Last November, the famed journalist Matt Taibbi, a reporter for the Rolling Stone, did an interview on The Joe Rogan Experience Podcast. He told Rogan there were enormous crowds at Trump’s rallies, but not at Hillary Clinton’s. That left him wondering if the poll numbers really added up to what was going on:
All the reporters saw this. And they all saw that Hillary was having real trouble getting four and five thousand people into her events. And so we were all talking to each other like– that’s gotta be a thing that’s going to play a role in the election eventually. But nobody kinda brought it up. Or they explained it away.
Black swan events are outliers outside the realm of regular expectations, but that doesn’t mean they’re entirely unpredictable. Not for people who happen to be a little further upstream in the information stream than the rest of the world. And who are paying careful attention to what they know to be true while exercising some foresight. Criminal defense, civil, and constitutional lawyer Robert Barnes (most notorious for representing conspiracy theorist Alex Jones in court) famously made 120,000 Euro betting on Trump’s victory at a betting market in Ireland.
Bitcoin, A Black Swan?
If Bitcoin makes that moon shot, say becoming the world’s reserve currency, as Twitter and Square founder Jack Dorsey says he believes it will, it will be a black swan event. Something outside the realm of regular expectations. Something that we have nothing in the past to convincingly point us to.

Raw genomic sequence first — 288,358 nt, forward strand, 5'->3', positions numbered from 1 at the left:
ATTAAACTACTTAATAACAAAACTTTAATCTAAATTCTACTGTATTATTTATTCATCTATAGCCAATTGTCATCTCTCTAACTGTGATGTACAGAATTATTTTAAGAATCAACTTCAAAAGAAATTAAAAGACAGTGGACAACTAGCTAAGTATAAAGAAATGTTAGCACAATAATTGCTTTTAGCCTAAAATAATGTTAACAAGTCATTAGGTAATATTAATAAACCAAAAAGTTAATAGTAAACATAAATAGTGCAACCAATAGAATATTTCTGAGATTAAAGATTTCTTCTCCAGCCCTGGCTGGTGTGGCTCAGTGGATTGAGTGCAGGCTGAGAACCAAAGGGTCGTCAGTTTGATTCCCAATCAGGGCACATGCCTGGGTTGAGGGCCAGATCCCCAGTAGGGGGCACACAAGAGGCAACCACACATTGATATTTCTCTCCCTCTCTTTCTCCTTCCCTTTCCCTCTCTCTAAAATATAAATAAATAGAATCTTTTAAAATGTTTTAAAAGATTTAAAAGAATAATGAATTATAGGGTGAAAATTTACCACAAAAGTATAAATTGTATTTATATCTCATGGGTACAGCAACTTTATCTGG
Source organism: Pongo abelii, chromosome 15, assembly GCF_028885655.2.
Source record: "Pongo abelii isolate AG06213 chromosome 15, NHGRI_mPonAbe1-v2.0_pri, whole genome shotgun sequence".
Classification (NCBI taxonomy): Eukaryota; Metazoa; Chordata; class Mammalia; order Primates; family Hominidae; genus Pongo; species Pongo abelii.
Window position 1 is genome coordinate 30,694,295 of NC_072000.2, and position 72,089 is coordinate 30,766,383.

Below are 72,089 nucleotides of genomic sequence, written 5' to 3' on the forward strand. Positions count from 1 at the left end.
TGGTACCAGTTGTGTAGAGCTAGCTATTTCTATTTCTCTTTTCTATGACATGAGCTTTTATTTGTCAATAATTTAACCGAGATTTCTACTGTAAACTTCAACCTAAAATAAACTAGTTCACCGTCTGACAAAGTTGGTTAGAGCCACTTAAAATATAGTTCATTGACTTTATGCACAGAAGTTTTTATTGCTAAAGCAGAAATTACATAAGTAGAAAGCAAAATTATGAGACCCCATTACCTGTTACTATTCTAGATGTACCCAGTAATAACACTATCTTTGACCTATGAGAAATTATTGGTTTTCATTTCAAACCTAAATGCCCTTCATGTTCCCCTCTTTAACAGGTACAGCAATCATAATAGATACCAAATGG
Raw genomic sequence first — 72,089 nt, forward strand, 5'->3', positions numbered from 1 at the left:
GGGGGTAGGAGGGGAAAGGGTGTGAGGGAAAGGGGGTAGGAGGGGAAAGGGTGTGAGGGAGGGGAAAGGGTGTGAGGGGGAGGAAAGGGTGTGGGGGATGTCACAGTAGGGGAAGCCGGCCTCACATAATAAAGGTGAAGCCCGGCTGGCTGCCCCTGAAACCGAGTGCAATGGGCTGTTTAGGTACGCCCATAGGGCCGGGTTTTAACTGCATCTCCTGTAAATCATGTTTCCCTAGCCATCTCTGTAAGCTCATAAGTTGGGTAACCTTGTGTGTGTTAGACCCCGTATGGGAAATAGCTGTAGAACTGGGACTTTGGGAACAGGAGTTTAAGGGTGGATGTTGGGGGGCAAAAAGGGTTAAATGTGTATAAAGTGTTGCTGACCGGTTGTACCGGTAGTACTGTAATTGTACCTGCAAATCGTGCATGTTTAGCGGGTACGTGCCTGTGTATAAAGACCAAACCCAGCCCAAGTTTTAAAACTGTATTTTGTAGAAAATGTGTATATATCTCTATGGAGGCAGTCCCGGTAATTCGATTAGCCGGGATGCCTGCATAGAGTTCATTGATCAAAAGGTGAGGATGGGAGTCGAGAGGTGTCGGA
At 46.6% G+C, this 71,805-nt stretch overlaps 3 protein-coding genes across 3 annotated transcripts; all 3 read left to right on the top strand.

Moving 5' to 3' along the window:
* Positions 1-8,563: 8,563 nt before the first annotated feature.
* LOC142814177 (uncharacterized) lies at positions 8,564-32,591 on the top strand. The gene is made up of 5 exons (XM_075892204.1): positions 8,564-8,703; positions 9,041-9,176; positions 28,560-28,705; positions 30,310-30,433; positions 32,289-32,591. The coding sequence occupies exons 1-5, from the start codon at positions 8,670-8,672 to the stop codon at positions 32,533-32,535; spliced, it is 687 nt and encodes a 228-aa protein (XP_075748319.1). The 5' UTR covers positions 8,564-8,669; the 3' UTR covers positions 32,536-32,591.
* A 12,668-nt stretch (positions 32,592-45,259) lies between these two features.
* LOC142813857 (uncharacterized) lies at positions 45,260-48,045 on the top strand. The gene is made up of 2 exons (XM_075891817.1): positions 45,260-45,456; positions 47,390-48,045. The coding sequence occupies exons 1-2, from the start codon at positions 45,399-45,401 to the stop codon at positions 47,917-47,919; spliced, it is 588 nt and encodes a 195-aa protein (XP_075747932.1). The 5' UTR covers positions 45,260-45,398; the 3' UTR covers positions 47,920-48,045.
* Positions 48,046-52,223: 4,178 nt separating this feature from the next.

But only so far as this is true of any black swan event. Just like the coronavirus turning the world outside in, and literally Donald Trump, the NBC reality television star becoming president, there are signs that will make Bitcoin’s ascendancy appear obvious in hindsight. Those of us in the know are vitally aware of something that most people are only very peripherally aware of. Most people don’t even understand how their fiat money works, or where it comes from, what it really is. They just take it for granted and use it.
Those with advanced knowledge of Bitcoin know this is a technology that is truly revolutionary, a word often bandied about without justification. This is a clever and sophisticated architecture of software and economics to create a global machine for keeping a 100% honest, accurate, reliable accounting ledger for a finite amount of entirely impossible to reproduce or counterfeit digital tokens. It’s public domain. Anyone can use it. No one has to approve you first or give you permission. And it’s been working as advertised for ten years, non-stop with no hacks to or crashes of the core implementation.
And just like these other black swan events, it’s likely to change the entire world– if it does– seemingly overnight. One day there’s our current monetary regime. A month later, there’s a different one, and everyone knows it, and everyone’s blindsided and scared and not sure what happens next. Except for those who were hodling. The way the world’s central banks are going full Zimbabwe and Venezuela to fight the current crisis, that time may be very near.
* Disclaimer: This article is the opinion of the author and does not represent professional financial or investing advice.